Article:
¡Tequila! is an intellectual spirit, and a model for rigorous transnational and interdisciplinary analysis of Mexico’s tequila cultural symbolism, production and consumption. A superb investigation of Mexican nationalist consumption and power.”

—Deborah R. Vargas,
Associate Professor of Ethnic Studies, University of California, Riverside

Food and drink are every bit as important to national images as flags and anthems. For Mexicans, tequila, sipped with a slice of limón and a pinch of salt, is, as Marie Sarita Gaytán puts it, the very spirit of Mexico. For diners in Mexican Restaurants worldwide, tequila-based margaritas along with serapes, sombreros and mariachi music help manufacture a sense of fiesta.

Yet, as Gaytán points out in this deft history, tequila is, like most national icons, of recent vintage […]

Rachel Laudan,
Times Literary Supplement

“Today’s image of tequila is one that exudes glamour and a fun party lifestyle. Gaytán (sociology, gender studies, Univ. of Utah), however, aims to paint an entirely new picture with her retelling and research on tequila and its humble beginnings as well its impact on Mexicans and their heritage. Much like the cigar industry in Florida, the origins of tequila go far beyond the product itself. The author succeeds in showcasing the unexpected and complex importance of tequila to Mexican heritage and culture. By the end of this text it is clear that the drink in question is more than just a drink: it’s about national identity and aids in understanding the people of Mexico and their past.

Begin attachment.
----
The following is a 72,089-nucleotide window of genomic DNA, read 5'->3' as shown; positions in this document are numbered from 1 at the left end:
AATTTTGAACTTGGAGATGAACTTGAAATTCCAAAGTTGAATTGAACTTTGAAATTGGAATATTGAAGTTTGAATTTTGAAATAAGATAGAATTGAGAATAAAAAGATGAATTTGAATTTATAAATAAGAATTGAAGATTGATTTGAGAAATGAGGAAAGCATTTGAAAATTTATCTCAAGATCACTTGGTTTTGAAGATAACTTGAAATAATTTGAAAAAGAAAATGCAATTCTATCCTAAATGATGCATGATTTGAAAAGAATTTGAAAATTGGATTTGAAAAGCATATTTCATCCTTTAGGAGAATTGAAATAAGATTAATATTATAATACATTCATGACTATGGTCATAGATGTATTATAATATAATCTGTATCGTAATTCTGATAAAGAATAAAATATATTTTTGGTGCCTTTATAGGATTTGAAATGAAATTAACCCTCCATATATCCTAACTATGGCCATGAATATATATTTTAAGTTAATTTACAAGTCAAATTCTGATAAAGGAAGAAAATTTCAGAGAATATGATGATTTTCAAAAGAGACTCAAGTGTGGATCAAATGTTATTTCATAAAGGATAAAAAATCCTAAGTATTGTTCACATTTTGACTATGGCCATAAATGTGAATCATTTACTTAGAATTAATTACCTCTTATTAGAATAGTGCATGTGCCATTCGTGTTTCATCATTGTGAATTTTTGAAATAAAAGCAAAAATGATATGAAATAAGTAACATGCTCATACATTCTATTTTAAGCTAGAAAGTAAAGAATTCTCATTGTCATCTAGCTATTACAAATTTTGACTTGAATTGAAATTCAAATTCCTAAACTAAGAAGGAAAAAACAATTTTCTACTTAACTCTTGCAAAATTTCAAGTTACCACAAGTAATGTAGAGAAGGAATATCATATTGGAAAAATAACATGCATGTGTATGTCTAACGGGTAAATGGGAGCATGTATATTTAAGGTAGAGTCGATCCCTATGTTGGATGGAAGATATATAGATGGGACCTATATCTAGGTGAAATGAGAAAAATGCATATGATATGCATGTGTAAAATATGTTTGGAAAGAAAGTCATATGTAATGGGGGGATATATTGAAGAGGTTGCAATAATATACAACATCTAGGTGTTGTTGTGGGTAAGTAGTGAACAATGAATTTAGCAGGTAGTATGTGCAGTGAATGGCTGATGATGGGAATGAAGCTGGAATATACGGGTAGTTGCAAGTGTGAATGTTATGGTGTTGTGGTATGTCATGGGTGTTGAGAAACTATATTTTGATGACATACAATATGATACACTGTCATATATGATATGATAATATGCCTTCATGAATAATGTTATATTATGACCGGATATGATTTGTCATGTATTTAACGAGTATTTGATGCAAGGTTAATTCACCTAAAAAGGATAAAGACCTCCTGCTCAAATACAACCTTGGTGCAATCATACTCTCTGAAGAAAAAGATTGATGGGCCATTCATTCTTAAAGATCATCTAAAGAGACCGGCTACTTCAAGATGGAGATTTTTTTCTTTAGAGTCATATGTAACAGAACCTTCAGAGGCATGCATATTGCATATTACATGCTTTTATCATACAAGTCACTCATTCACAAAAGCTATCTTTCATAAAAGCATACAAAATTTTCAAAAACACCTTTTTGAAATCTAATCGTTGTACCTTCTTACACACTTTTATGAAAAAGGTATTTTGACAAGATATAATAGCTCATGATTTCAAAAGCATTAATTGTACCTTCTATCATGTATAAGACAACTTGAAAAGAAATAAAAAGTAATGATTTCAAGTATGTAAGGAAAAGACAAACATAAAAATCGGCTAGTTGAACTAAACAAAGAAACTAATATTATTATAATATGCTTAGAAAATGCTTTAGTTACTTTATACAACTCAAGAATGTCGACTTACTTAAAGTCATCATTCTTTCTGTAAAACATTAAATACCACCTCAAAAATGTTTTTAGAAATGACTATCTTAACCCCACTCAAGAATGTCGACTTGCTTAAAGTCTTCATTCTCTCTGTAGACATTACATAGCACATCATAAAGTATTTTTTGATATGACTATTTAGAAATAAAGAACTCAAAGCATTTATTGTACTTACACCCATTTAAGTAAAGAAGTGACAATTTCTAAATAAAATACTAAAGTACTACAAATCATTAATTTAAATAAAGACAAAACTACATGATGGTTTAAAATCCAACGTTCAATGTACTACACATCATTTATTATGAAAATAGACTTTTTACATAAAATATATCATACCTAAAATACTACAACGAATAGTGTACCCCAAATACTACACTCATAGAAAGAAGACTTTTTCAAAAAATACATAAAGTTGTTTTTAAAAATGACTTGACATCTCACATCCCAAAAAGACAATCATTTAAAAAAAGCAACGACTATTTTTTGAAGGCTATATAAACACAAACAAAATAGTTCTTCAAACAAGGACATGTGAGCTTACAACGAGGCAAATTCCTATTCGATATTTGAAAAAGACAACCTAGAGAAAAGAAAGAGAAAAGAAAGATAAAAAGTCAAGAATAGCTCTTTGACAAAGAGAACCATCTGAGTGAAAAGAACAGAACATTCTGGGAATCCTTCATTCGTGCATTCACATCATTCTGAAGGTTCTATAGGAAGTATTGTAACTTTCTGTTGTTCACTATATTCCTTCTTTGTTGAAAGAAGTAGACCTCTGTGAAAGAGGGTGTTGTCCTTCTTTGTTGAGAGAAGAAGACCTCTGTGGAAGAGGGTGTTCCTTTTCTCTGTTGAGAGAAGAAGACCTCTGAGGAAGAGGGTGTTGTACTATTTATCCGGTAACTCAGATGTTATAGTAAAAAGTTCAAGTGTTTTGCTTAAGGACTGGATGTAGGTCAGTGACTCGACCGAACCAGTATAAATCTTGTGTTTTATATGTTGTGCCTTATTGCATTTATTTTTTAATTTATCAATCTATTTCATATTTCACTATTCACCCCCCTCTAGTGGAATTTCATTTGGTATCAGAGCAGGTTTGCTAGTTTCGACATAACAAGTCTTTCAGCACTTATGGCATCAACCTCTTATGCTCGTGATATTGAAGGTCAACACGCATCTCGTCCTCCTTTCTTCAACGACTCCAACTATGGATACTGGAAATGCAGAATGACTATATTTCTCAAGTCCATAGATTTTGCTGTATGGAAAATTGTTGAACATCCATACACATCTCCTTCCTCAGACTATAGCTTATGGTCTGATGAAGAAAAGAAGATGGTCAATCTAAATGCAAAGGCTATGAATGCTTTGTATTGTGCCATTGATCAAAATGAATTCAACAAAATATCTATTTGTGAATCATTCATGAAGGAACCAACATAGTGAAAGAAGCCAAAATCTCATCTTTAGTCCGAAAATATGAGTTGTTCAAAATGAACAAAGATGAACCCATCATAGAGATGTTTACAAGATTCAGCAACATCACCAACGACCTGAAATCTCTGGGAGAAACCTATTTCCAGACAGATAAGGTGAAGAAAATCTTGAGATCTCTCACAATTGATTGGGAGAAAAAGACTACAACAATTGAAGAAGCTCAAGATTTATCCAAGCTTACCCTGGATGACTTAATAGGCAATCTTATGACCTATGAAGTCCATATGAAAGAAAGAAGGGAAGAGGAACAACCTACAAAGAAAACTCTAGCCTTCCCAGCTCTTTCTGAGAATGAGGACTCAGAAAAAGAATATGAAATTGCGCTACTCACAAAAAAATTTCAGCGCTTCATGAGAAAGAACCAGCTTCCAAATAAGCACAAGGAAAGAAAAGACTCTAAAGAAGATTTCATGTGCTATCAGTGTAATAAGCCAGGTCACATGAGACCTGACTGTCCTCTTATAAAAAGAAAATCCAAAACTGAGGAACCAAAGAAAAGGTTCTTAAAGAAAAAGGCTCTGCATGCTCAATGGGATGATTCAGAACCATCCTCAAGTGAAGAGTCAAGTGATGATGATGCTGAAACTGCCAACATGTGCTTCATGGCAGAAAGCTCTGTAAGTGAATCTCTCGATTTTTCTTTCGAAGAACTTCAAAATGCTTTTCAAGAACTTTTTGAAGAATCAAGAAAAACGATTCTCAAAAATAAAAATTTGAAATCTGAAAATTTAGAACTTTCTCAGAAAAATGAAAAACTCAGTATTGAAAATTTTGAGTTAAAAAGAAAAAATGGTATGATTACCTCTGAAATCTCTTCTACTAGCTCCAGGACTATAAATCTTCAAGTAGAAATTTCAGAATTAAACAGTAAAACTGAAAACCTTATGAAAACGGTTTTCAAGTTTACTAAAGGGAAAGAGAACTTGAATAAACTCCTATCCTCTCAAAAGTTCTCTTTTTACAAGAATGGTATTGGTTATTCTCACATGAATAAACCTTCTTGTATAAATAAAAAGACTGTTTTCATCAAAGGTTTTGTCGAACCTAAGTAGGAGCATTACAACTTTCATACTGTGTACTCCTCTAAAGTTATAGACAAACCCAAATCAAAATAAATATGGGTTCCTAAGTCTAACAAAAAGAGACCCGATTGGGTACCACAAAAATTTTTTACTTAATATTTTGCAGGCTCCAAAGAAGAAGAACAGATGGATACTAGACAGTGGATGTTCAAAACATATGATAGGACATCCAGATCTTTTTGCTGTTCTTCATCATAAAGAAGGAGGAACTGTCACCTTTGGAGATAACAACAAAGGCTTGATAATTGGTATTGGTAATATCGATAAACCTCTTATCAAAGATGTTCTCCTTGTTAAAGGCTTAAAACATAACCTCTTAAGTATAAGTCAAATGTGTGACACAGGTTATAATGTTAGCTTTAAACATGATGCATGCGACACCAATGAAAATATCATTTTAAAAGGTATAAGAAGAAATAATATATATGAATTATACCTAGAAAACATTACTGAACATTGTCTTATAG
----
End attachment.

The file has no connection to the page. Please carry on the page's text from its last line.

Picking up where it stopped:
Verdict The author provides an enlightening and intriguing look into the sociological impacts and historical importance of tequila. Lovers of Latin American culture and industry will enjoy this in-depth glimpse into what is one of the most important facets of Mexican society. Not only will fans of history appreciate this research, but students of sociology can revel in the knowledge that has come from Gaytán’s extensive probe into this often misunderstood drink.”

Angie Solis, Wesley Chapel, FL | Library Journal